In this hands-on activity, students explore whether rooftop gardens are a viable option for combating the urban heat island effect. The guiding question is: Can rooftop gardens reduce the temperature inside and outside of houses?

In this activity, students use climate data to develop a simple graph of how climate has changed over time and then present the result in a blog, emphasizing effective science communication.

Through this set of lessons, students learn about the impacts of water shortages due to drought, make connections to climate patterns, and explore community resiliency solutions. The lessons engage students in evaluating solutions for a particular case study community. Students will need to do additional research on solutions, but by the end of the lesson, students will be able to articulate how drought, although a localized problem, has far-reaching impacts, and to suggest solutions to a problem that is projected to intensify as the climate continues to change.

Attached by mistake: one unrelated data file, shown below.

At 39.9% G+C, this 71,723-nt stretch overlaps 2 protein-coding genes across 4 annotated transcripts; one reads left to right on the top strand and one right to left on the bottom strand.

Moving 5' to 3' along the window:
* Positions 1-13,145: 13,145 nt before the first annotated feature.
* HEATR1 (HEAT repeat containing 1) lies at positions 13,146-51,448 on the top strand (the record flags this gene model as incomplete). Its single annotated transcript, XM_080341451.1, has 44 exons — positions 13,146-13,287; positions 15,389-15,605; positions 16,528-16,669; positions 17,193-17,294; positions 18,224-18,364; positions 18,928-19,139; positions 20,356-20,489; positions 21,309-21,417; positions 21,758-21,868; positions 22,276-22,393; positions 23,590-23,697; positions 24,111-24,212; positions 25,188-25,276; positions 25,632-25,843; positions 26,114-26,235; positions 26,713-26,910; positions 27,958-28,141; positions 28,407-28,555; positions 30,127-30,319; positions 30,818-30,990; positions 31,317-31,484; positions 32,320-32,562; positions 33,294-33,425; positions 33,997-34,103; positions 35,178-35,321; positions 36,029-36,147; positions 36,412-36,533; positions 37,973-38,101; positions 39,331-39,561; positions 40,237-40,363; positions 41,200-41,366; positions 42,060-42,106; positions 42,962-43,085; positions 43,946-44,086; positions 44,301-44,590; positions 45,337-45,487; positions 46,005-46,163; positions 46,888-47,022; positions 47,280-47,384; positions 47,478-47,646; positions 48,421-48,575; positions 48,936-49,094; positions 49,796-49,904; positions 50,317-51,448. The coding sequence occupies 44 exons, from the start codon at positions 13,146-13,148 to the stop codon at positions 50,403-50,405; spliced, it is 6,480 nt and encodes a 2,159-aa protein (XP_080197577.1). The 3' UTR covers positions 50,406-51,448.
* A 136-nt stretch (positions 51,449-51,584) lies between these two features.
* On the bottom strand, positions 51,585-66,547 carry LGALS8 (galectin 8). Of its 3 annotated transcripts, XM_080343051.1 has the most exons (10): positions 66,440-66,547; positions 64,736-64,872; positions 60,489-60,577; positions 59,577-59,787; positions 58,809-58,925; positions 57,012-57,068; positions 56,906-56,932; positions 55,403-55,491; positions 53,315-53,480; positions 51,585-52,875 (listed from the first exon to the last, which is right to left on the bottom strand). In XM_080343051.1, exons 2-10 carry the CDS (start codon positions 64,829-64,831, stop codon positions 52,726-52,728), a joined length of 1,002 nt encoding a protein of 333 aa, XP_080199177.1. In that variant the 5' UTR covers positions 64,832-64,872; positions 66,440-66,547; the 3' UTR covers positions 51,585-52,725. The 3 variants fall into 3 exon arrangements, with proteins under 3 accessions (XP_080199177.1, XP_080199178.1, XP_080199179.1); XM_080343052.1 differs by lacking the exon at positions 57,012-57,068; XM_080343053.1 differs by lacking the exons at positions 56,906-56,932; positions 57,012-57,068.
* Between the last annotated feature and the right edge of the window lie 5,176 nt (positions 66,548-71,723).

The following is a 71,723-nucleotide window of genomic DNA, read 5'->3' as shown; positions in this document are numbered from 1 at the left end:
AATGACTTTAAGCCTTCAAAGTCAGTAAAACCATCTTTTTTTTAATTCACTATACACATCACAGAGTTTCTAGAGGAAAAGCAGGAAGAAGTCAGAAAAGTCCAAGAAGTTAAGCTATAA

This activity allows students to examine graphs of sea level rise data as well as global temperature data. They calculate amounts and rates of sea level rise for various time periods and answer questions discussing the data. They then compare the sea level rise trends to those in a graph of temperature data.

Students use long term sea-level rise data set to create models and compare short-term trends to long-term trends. They then determine whether sea-level rise is occurring based on the data.

In this activity, students learn about the scientific evidence supporting climate change, use this information to evaluate and improve conclusions some people might draw about climate change, and participate in a role-play to negotiate solutions to climate change.